• Epistemology

    Replacement Epistemology

    I take it that I know that there is a tree over there. It is true, I believe it, and I have good reason to believe it (I am perceiving it right now and my perceptual faculties are functioning properly). Working out what it is for a belief to be true and warranted is traditionally a task for philosophy. It is a normative domain – what are the necessary and sufficient conditions for warrant? In addition, one needs an account of warrant. Are those conditions internal mental states or external causal relations of some sort? The replacement epistemologist argues that those questions have no normative answer. There is no ‘ought’…

  • Epistemology

    Law and Order!

    There are many kinds of rules. There are rules of grammar, rules of etiquette, rules of law, and rules of inference. I’m interested in them all, but in this post, the kinds of rules that interest me are the latter kind. Here is one: ‘if p, then q. p. Therefore, q.’ The rule of inference (modus ponens) is said to be truth-preserving. If the premises are true, then it follows that the conclusion is also true. There are two difficulties with law and order when it comes to inference. First, there is the apparent difficulty of explaining what sort of justification we could have for believing such rules of inference.…

  • Epistemology

    Ought I Believe?

    Do we have doxastic obligations, obligations of belief? Is the sentence, ‘You ought to believe p’ intelligible or does it reduce to ‘p is true’ or ‘I want you to agree with me’? Say ‘S believes p’ is true. It tells us something about S but nothing about whether S ought to believe p. But we do think that there is some connection between belief and true propositions that is somehow related to a person’s obligations. We Can’t Believe Anything We Want We don’t really think that anyone can believe anything they want. We might say, ‘you can believe anything you want,’ but what we mean by freedom of belief…

  • Apologetics,  Epistemology,  Natural Theology,  Philosophy of Religion

    Nativism and Theistic Beliefs

    Did we learn the concept of God and infer his existence from some other more basic belief, or did we have the concept of God or a belief in his existence ‘already in the mind’? Such is the issue of nativism: whether there is something in the mind prior to experience. Some theologians and philosophers espouse strongly nativist views. For example, Gordon Clark argues for a form of concept nativism. He argues that human beings have “innate ideas and a priori categories” the purpose of which are for “receiving a verbal revelation, of approaching God in prayer, and of conversing with other men about God and spiritual realities.” Clark makes two…

  • Epistemology,  Ethics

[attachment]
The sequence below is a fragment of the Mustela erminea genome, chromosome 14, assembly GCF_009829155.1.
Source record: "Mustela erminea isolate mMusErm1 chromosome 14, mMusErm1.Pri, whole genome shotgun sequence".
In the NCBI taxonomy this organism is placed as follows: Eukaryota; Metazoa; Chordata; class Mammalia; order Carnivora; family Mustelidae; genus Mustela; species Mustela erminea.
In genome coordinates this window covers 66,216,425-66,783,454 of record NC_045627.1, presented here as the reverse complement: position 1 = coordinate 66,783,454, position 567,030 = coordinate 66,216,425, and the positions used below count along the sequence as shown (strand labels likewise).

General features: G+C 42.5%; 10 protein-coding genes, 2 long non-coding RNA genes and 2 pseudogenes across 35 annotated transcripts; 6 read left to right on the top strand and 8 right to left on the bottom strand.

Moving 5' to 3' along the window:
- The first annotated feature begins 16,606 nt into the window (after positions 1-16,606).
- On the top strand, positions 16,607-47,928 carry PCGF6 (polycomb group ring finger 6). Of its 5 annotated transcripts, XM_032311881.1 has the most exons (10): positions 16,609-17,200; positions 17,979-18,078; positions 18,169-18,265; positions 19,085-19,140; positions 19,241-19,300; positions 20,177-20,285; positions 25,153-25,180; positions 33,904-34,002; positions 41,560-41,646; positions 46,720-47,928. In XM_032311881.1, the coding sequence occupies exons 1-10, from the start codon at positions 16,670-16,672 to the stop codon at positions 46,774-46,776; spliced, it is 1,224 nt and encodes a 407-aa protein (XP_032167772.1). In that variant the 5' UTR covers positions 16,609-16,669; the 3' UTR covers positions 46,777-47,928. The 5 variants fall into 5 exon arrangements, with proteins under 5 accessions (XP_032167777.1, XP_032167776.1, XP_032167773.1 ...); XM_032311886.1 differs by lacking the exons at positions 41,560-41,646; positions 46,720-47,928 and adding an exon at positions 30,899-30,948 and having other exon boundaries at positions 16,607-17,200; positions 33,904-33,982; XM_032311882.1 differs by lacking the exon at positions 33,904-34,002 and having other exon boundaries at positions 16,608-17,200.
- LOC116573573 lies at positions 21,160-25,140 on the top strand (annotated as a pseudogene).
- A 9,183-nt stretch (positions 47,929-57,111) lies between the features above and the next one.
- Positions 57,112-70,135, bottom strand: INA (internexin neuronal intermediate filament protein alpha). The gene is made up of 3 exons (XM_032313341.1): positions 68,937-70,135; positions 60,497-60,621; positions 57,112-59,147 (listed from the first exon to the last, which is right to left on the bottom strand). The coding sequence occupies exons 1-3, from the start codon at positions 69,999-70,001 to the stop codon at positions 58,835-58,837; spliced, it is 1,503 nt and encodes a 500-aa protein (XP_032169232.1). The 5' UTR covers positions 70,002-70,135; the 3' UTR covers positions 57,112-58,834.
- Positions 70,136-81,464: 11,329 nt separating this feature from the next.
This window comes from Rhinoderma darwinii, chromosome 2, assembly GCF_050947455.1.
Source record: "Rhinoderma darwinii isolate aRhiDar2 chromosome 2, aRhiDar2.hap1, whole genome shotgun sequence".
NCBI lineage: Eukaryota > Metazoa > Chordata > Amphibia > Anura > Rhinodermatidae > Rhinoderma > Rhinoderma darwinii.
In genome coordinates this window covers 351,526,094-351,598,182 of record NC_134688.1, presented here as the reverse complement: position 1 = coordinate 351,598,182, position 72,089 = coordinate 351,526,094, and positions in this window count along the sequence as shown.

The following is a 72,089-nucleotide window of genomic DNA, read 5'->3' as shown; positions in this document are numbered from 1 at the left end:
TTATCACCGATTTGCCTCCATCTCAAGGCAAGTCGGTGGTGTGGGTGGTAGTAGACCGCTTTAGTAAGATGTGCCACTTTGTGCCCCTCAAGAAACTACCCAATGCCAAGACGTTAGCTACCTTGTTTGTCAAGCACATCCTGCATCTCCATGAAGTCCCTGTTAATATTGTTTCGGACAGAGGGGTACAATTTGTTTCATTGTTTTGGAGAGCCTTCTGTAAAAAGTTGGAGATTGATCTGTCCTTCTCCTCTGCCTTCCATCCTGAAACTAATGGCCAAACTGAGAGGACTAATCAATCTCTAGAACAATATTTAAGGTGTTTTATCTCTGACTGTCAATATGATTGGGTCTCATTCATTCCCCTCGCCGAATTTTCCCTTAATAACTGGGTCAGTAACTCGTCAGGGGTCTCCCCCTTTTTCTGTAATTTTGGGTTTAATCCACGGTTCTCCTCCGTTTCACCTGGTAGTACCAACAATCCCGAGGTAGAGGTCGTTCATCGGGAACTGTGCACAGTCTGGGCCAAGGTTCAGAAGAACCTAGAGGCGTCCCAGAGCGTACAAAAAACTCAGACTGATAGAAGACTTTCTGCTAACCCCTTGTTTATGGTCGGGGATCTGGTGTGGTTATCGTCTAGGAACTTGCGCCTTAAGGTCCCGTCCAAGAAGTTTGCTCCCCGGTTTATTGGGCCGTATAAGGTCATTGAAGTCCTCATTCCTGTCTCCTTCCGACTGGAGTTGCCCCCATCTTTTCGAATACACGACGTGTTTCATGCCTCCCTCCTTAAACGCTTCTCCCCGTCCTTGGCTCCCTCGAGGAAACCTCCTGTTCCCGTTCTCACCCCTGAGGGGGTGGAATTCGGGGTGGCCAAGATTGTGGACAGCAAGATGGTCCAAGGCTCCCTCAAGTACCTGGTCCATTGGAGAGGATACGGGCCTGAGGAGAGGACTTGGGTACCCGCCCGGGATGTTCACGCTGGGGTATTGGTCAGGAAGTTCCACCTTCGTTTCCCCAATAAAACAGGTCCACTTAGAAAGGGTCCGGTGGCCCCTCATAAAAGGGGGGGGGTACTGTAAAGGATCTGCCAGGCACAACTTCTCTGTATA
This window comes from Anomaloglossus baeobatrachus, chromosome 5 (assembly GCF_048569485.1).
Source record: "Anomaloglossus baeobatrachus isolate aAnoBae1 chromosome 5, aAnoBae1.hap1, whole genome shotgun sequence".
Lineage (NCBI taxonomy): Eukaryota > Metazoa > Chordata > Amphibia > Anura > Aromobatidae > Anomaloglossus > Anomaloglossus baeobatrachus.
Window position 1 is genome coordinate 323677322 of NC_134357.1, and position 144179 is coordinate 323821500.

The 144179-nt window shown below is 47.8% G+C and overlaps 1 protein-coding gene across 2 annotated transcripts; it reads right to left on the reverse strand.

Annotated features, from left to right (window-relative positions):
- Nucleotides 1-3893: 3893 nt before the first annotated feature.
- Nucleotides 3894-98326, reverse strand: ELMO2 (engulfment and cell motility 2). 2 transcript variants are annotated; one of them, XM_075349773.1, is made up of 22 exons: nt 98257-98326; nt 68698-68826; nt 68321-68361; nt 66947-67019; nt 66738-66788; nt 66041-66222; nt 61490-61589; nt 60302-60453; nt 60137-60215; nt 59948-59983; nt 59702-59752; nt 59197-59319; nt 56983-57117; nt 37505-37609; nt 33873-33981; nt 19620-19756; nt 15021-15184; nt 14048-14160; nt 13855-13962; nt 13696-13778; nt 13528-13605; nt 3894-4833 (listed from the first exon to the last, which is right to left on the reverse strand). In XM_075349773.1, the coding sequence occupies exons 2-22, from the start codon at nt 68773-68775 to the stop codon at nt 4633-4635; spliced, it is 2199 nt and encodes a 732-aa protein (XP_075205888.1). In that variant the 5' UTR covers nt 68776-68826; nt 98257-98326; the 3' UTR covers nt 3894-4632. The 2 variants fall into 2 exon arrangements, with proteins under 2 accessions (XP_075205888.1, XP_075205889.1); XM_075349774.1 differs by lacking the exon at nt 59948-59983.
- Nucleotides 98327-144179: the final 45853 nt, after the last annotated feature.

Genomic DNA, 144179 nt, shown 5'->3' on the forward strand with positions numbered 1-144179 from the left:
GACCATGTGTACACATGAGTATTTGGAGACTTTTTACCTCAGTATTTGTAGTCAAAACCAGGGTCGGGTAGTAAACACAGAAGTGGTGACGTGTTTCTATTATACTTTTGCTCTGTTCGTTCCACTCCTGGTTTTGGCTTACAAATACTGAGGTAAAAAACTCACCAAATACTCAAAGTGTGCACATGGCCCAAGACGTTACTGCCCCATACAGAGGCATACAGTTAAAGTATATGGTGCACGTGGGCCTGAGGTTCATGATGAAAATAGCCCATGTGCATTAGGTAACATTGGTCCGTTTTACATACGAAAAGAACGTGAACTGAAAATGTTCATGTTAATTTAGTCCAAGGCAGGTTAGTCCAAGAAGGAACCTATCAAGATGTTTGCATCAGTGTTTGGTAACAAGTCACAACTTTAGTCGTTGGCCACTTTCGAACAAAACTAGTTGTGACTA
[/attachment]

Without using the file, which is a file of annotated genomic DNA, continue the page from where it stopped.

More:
Legal Nativism?

    Over at Law and Liberty, John McGinnis favorably quotes legal scholar Harold Berman. Berman apparently told The Fulton County Daily Report (although, I can’t for the life of me find the quotation in its original context): A child says, ‘It’s my toy.’ That’s property law. A child says, ‘You promised me.’ That’s contract law. A child says, ‘He hit me first.’ That’s criminal law. A child says, ‘Daddy said I could.’ That’s constitutional law. McGinnis finds strong support for Berman’s claims in the developemt in of his own daughter: “As my daughter turns two this week, nothing has been more remarkable to this law professor than her already intense relation with rules, vindicating…

  • Epistemology,  Philosophical Theology,  Philosophy of Education,  Philosophy of Language,  Philosophy of Linguistics

    Classical Education: Loving the Rock of Reality

    “Why Latin? Why Logic? Why only ‘great’ books?”  Such are the questions levied at the classicist. They are good questions, but the best answers are not found in pragmatics, a list of the benefits of a classical education. Instead, the reason anyone ultimately prefers a classical approach to education is that she holds to a classical worldview. I say ‘ultimately’ because pragmatic answers don’t count for nothing. One cannot help using them in class to garner support for Latin verb endings. “Throughout history, the best authors were great Latinists” I said the other day. I had in mind one student whose mother had told me that she would like to…

  • Epistemology

    Beliefs and Choice

    I have a whole lot of beliefs rummaging around my mind. I believe, for example, that I am here at this moment writing this blog while listening to some funk artist called Kyle Hollingsworth on Spotify. I believe I grew up in England and was married in Minnesota in 2003 on a day when it was twenty below. I might be mistaken about what I believe, but I am not mistaken that I believe those things.  Beliefs don’t float around in the air ready to be caught. Rather, I have beliefs. If there were no people, no minds, there would be no beliefs. Other things, like propositions, are not dependent upon my mind being…

  • Epistemology,  Philosophy of Language,  Theism

    Why Correct Answers Do Not Entail Knowledge

    It is tempting to say the following: S can answer a question correctly only if S knows the answer to the question.  However, we should resist the temptation. Consider the following: When I was about 11years old I was sitting in a classroom, my gaze fixed firmly on the cricket pitch outside and paying no attention to what my teacher was saying. Then I heard my name. “Ben, can you tell us where the ship sprung a leak?” my teacher asked. Now everyone’s gaze was fixed on me. “Hull” I said without a pause. “Yes, well done Ben” my teacher replied and carried on talking. Now the backstory: When the…